Start earlier. When I started Gourmet Jamaica it was more or less a hobby for about eight months. If I had treated it like a business from day one, registering it, writing a proper business plan, proper costing, it would have saved me stress and heartache. But at the end of the day this is all a learning process. I don’t think I would have pushed myself to pursue culinary instead of architecture. The skills I learned in university have definitely come in handy. Architecture has given me an eye to see what works and what does not work presentation wise. The tiny models I built make assembling mini desserts so easy!
Where do you like to go for a good dessert and what do you get?
CPJ’s wine aisle, I want a cabernet sauvignon wine or a Malbec and a perfectly paired cheese. Or Mummy’s Christmas cake!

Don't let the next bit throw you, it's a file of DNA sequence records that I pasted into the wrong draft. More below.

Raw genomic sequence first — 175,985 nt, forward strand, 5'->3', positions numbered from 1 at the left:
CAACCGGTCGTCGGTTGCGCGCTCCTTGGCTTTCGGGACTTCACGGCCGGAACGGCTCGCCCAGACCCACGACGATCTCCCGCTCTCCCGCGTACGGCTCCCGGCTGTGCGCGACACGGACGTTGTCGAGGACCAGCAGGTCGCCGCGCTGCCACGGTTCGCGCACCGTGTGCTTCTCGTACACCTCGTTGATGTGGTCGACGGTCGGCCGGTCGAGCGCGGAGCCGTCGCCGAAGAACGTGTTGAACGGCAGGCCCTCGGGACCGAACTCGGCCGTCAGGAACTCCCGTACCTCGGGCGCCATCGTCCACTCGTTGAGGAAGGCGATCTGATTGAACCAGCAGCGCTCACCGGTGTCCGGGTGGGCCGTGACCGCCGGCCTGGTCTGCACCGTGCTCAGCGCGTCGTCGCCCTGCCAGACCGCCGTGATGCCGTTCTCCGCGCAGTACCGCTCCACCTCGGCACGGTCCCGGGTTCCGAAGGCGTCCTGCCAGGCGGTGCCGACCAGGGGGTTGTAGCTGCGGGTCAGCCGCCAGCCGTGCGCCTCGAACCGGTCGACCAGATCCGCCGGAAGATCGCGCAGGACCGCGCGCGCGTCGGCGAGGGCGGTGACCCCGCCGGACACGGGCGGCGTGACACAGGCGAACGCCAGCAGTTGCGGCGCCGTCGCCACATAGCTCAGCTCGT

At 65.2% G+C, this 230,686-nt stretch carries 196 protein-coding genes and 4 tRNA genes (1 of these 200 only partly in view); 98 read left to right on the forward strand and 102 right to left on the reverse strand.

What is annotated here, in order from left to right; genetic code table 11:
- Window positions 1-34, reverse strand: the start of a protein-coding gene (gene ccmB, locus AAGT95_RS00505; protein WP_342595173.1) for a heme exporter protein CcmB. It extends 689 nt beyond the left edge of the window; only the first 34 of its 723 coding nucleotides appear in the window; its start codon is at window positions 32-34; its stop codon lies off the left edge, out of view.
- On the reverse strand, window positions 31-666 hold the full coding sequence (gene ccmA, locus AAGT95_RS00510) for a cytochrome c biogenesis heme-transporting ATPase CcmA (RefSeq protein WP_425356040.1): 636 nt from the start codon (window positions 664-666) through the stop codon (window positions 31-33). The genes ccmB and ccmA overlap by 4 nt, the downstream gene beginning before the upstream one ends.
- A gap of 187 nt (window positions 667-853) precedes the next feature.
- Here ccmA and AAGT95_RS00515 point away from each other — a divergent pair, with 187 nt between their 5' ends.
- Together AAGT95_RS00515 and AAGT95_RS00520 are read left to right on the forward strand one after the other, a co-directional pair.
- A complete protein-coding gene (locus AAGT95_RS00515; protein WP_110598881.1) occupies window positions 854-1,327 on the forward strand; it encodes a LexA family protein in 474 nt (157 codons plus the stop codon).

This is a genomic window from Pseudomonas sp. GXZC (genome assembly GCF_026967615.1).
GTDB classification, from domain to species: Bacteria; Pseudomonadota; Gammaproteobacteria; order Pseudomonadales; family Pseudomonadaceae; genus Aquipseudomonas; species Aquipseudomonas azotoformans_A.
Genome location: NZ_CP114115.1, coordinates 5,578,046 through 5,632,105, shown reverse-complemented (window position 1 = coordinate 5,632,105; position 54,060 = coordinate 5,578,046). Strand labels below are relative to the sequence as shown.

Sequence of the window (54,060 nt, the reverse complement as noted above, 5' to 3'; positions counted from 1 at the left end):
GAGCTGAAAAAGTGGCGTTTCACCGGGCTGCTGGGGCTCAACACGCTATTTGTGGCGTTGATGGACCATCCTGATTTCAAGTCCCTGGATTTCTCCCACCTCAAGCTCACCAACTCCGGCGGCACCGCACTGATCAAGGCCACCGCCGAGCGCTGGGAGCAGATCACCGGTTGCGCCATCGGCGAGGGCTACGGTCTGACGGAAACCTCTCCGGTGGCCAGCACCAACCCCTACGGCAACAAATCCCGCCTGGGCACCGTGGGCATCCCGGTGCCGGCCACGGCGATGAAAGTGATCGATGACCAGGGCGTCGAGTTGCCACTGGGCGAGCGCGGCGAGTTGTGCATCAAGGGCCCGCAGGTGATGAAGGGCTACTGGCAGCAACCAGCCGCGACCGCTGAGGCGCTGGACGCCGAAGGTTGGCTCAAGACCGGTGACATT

What advice would you give aspiring chefs?
Invest in a good phone or camera that can properly document your work. Take a picture of everything that you make, even your process. Study food photography, it will go the extra mile when applying for a job or to bring in new clients.
Knowing which jobs to take and which jobs not to take is very important, know your limits and know what isn’t worth it. You have the power to agree or disagree to do the job. Stand firmly behind your price.
Always try to learn something new. I dedicate one hour every day to learning something.
Be humble. If it is necessary for me to wash up or do some of the dirty work best believe I am doing it. Do anything that needs to be done to ensure that the event goes well. A bad review can and will damage your career.
Respect your staff and most importantly your client.
Prioritise investing in your business and craft versus spending money to go session and on ‘boot’! Network and meet potential clients rather than going to a party weekend. Buy a mixer or build inventory. The party and the friends will always be there.
What’s your personal motto?
The Yello sponsored Jamaica Food and Drink Festival is an amazing showcase of the nation’s immense culinary talent, with chefs like Amanda displaying their skills. Go and check her out at Crisp on 25 October!